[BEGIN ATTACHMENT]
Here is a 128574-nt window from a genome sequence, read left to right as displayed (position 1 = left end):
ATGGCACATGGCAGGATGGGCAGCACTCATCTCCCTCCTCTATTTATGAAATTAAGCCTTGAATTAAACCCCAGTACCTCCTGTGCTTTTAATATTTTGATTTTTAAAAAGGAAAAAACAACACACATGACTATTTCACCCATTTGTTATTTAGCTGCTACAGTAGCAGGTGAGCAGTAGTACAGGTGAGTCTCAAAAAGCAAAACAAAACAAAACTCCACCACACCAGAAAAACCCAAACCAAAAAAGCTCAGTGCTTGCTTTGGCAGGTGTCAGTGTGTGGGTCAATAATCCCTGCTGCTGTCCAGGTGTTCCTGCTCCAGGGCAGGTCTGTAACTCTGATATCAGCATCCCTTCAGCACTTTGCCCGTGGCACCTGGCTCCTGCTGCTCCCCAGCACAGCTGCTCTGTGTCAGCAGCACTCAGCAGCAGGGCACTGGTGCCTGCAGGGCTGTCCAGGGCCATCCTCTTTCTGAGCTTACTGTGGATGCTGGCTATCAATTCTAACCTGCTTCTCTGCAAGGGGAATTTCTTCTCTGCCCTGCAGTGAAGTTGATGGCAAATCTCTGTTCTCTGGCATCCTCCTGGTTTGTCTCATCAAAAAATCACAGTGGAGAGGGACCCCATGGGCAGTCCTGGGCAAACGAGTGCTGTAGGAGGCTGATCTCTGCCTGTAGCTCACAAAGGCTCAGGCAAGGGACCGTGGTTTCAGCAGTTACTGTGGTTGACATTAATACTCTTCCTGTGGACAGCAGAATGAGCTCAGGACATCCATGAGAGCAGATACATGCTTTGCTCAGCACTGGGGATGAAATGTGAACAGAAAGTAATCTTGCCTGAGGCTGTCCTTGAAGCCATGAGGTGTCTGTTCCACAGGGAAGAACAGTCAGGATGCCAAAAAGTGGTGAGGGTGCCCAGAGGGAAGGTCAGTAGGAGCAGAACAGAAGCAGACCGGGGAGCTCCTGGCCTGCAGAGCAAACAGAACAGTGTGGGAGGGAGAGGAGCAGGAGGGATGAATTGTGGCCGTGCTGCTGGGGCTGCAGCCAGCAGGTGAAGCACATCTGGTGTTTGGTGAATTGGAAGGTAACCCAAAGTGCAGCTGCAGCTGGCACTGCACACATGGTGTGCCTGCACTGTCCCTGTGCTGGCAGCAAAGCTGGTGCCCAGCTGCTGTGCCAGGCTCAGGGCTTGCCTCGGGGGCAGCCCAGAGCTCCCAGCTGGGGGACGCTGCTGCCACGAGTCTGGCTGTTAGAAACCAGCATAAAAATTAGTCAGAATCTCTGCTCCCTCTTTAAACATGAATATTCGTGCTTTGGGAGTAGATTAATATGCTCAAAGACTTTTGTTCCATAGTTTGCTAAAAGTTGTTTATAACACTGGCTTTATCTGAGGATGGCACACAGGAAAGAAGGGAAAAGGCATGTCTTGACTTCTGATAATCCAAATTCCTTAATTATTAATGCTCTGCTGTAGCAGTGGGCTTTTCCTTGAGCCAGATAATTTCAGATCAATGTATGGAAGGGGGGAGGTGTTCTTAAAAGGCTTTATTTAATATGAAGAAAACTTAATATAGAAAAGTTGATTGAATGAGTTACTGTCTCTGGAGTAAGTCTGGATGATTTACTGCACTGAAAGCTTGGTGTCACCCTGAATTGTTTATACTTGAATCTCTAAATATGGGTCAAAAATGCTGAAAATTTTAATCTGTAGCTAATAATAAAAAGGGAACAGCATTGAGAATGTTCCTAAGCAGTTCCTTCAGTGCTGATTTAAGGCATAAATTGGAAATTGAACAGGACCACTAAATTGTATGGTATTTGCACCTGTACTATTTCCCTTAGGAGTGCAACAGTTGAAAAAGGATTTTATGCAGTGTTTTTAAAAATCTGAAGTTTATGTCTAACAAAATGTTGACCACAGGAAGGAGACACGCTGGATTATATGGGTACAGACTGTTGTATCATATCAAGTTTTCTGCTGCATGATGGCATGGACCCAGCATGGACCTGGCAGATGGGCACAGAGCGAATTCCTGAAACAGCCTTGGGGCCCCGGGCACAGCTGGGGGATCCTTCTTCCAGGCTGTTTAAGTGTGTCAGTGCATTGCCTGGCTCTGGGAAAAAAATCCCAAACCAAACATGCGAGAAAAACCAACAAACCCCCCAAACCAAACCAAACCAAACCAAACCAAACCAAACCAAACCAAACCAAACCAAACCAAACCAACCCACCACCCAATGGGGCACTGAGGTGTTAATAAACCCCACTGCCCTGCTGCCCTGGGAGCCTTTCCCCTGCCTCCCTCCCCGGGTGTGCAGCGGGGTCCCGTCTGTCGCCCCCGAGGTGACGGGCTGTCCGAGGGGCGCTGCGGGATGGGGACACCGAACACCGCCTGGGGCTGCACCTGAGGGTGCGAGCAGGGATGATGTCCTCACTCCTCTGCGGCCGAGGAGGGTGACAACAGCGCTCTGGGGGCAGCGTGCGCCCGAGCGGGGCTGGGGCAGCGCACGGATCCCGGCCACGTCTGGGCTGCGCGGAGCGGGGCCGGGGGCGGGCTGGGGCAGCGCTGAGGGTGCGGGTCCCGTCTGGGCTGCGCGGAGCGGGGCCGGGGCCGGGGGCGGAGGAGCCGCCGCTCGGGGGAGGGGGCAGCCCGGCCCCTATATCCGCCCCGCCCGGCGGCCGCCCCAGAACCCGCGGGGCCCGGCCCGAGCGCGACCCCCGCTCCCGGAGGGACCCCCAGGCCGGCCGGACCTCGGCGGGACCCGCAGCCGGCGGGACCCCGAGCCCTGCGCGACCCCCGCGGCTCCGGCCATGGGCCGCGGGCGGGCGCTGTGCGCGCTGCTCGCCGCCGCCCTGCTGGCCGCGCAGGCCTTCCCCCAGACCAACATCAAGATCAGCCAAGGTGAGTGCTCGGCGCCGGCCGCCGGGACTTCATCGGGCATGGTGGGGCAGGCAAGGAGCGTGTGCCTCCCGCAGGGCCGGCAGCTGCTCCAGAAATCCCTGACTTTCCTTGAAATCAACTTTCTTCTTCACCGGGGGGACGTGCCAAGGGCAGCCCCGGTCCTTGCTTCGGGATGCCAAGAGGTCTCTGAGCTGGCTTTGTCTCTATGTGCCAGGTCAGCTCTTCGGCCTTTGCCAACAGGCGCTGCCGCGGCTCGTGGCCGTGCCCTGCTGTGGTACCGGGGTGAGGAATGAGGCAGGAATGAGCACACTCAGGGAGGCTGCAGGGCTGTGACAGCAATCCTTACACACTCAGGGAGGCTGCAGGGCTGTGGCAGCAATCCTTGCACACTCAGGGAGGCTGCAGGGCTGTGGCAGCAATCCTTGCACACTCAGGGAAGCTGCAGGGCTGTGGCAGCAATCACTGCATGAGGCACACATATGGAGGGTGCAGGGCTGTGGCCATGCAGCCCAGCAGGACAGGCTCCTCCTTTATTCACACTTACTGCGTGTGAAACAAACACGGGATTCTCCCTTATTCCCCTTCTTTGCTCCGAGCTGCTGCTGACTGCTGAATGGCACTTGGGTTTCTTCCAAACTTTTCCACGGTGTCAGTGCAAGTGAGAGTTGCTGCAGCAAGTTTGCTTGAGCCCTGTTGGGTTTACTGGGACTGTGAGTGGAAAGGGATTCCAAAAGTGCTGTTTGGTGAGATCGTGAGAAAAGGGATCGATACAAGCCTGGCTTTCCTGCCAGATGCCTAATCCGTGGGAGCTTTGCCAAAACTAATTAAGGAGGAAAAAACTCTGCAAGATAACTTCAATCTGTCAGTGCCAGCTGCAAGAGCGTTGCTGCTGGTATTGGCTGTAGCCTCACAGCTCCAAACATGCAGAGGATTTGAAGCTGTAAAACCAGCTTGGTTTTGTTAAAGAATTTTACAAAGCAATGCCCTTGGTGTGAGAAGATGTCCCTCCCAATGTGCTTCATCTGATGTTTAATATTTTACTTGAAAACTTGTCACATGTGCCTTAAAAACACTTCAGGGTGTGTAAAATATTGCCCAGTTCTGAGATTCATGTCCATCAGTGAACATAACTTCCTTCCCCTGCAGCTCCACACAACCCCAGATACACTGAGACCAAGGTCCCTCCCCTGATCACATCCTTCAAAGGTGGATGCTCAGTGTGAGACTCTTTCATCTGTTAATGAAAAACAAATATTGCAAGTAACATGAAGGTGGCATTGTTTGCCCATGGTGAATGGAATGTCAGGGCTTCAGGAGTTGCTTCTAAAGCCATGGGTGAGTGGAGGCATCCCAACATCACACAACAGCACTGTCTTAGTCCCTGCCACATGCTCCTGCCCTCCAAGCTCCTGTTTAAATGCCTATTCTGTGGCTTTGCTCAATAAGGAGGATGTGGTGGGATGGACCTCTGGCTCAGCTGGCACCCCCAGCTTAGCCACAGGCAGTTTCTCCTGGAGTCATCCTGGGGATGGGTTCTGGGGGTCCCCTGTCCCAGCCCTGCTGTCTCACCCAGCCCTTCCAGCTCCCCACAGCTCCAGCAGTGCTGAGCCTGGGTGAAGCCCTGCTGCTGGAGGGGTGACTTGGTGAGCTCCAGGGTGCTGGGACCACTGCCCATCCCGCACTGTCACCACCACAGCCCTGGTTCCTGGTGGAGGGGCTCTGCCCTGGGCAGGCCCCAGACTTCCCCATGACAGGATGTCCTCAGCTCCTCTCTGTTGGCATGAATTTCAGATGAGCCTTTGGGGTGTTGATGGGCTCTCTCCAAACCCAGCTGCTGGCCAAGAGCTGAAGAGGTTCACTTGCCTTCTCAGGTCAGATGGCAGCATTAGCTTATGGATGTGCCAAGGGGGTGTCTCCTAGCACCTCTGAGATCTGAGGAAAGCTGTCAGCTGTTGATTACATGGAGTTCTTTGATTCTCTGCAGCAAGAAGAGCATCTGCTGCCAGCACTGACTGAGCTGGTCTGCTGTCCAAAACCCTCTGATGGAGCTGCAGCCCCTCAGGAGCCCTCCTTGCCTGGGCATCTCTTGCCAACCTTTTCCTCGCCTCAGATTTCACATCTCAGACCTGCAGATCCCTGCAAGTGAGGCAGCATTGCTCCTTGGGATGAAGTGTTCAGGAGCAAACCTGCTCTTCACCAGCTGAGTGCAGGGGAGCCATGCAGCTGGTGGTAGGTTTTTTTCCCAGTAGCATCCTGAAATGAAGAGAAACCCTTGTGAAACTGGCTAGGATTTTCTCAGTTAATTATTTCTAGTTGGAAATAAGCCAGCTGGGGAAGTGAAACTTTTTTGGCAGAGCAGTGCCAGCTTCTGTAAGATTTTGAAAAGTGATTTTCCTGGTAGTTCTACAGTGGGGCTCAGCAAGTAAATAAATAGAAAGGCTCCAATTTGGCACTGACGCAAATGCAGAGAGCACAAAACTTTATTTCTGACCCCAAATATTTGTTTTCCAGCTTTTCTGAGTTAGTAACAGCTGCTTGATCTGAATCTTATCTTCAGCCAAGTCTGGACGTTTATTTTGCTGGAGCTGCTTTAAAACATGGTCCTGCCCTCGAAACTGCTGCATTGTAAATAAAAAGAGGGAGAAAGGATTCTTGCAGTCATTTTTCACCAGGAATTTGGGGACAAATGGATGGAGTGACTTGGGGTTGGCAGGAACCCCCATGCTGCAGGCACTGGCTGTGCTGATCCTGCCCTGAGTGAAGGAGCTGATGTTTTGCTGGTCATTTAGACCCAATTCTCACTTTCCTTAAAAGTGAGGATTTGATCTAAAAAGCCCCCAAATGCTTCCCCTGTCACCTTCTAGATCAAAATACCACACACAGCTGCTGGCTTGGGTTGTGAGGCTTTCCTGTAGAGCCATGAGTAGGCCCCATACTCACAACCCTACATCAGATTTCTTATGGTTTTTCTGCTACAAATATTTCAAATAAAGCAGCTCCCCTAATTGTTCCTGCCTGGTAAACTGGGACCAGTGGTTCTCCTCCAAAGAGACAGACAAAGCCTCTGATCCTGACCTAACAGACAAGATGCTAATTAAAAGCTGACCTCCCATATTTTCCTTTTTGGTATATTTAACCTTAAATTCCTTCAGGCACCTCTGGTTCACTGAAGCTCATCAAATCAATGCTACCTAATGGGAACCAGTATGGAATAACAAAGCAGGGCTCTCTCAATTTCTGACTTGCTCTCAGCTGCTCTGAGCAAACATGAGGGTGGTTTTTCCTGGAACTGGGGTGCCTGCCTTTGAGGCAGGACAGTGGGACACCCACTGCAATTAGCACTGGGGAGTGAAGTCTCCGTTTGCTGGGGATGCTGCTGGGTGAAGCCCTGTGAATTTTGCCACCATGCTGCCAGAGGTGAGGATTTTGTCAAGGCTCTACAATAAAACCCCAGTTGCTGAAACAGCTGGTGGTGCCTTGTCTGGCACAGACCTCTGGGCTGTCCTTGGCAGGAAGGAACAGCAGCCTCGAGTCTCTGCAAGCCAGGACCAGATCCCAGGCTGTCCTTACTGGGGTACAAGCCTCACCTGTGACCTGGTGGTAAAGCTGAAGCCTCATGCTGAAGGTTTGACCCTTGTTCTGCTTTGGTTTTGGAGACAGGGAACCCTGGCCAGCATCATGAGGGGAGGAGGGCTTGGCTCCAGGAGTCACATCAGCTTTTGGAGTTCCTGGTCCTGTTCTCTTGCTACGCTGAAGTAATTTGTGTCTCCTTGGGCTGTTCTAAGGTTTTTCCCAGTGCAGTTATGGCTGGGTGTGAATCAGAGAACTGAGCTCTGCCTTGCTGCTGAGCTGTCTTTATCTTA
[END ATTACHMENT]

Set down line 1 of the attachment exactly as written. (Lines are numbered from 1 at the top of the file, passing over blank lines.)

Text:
Here is a 128574-nt window from a genome sequence, read left to right as displayed (position 1 = left end):